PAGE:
New Japan security plan focuses on island dispute
TOKYO — Japan on Tuesday approved a plan to increase defense spending by 5 percent over the next five years to purchase its first surveillance drones, more jet fighters and naval destroyers in the face of China’s military expansion.
The revised five-year defense plan was adopted by the Cabinet along with a new national security strategy that reflects Prime Minister Shinzo Abe’s drive to raise the profile of Japan’s military and have the country participate more in international diplomacy and security.
Experts say the strategy and defense plan is in line with ongoing global power shifts, but Japan’s neighbors – and some Japanese citizens – worry the new strategies push the country away from its pacifist constitution adopted after World War II.
“Many people worry inside Japan and outside that maybe Abe hasn’t really learned the lesson from the wartime history of Japan and that there’s a danger that a greater role played by Japan actually means the rise of militarism in the long term,” said Koichi Nakano, an international politics professor at Sophia University in Tokyo.
Yousuke Isozaki, a ruling party lawmaker who is a special adviser to Abe on security affairs, described the new strategy as progress toward Japan becoming a more “normal” country.
He said that while Japan should preserve the principle of pacifism enshrined in its constitution, the country has been too biased in that direction.
“We are only trying to shift closer to a normal country, and we have no intention whatsoever to become a military power,” Isozaki said. “Peace policy is Japan’s most important value, and I think we should keep that. But parts that have been too restrictive should be modified so that Japan can make international contributions. But again, we are not thinking about matching what America and Britain are doing.”
The previous five-year defense plan adopted in 2010 by the now-opposition Democratic Party of Japan cut military spending by 750 billion yen, or 3 percent.
The latest plans reflect a shift in Japan’s defense priorities from its northern reaches to the East China Sea, where Tokyo and Beijing dispute each other’s claim to some uninhabited islands.
They call for setting up an amphibious unit similar to the U.S. Marines to respond quickly to a possible foreign invasion of those islands. Japan will also deploy an early warning system, submarines and anti-missile defenses in the area.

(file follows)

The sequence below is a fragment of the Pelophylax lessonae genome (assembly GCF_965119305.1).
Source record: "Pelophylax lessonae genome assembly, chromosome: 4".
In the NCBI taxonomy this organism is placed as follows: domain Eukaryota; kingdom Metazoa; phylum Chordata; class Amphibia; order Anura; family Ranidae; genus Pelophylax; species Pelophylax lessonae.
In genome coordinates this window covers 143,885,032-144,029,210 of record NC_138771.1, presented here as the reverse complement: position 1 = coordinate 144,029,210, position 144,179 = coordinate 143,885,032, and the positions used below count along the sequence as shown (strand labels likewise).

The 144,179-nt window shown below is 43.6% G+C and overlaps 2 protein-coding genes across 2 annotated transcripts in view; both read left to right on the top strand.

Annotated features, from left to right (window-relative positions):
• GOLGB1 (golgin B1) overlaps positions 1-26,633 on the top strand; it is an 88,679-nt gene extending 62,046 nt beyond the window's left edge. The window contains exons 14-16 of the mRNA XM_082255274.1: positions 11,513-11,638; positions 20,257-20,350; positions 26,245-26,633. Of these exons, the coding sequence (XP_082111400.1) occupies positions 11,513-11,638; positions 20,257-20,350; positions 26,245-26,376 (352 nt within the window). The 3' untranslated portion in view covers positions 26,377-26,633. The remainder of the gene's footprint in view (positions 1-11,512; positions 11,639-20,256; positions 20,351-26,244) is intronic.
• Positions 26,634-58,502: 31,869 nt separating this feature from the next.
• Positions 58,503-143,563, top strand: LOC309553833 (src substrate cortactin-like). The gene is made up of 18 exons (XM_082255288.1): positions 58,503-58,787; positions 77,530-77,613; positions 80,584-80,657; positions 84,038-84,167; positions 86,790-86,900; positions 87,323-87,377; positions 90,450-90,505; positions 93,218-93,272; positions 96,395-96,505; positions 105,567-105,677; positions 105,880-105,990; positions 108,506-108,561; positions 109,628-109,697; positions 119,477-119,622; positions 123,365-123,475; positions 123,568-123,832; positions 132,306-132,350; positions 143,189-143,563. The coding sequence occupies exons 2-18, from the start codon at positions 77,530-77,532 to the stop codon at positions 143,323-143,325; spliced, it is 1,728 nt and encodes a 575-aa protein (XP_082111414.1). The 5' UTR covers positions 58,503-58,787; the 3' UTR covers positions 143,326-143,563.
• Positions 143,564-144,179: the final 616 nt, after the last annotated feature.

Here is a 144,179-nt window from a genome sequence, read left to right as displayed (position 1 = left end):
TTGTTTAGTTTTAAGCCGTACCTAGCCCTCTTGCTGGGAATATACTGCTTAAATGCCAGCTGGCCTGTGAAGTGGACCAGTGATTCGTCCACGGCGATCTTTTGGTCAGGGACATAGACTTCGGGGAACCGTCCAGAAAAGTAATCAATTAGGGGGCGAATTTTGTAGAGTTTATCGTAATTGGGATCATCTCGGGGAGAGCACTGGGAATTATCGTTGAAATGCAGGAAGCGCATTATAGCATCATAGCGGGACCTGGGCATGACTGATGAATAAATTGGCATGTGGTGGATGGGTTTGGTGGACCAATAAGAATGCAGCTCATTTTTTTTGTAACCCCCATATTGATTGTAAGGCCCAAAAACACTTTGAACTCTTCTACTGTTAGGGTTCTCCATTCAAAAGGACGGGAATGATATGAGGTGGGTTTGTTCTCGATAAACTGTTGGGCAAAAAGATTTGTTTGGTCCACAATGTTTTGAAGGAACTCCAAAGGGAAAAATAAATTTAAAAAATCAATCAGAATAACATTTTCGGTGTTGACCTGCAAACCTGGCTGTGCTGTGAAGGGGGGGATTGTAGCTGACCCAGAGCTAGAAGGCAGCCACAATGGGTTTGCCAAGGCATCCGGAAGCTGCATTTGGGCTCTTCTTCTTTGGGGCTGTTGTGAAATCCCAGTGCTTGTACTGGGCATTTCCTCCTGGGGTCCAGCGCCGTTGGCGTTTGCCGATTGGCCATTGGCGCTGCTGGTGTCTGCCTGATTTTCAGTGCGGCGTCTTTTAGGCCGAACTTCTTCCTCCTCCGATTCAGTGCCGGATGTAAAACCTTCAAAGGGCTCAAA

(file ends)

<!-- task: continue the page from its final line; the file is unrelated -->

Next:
From 2014-2019, Japan plans to buy three drones, as well as 28 F-35A fighters, 17 Osprey aircraft and five destroyers, including two with Aegis anti-ballistic-missile systems. The purchases will cost 24.7 trillion yen ($247 billion), up 5 percent from the previous plan.
Broader defense program guidelines also adopted Tuesday say Japan is “gravely concerned” about China’s growing maritime and military presence in the East China Sea, and its lack of transparency and “high-handed” approach. Late last month, China said all aircraft entering a vast zone over the East China Seat must identify themselves and follow Chinese instructions.
While Japan’s alliance with the U.S. remains the cornerstone of its defense, Japan also should seek increased security cooperation with South Korea, Australia, Southeast Asia and India, the guidelines say.
“Up until now, Japan focused too much on the Japan-U.S. security alliance,” Isozaki said. “I don’t think that alone is enough to protect the peace in this region.”
In Beijing, Chinese Foreign Ministry spokeswoman Hua Chunying said Japan’s aggression in World War II raises questions about Tokyo’s latest intentions. “We hope Japan will not just pay lip service to peace, but can make that a concrete reality and play a constructive role in preserving peace and stability in the region,” she said.
U.S. Secretary of State John Kerry, in Manila for talks with Philippine officials, said the guidelines reflect the “joint vision of Japan-U.S. cooperation in terms of security for the region and elsewhere.” He said Japan is making greater humanitarian and peace efforts, and is capable of playing a “more modern and engaged role” in the region.
“This is not a sudden response to something or anything that anybody should get particularly upset about,” Kerry said.
Narushige Michishita, a national security expert at the National Graduate Institute for Policy Studies, said the strategy and defense plans set the stage for Japan to come out of its postwar isolationism.
“Isolationism was very convenient and comfortable, but now China is rising rapidly and the U.S. commitment to Asia is not growing, so maybe we should be a little more proactive,” said Michishita, who helped develop the previous defense guidelines in 2010.
Associated Press writers Ken Moritsugu in Tokyo, Christopher Bodeen in Beijing and Jim Gomez in Manila, Philippines, contributed to this report.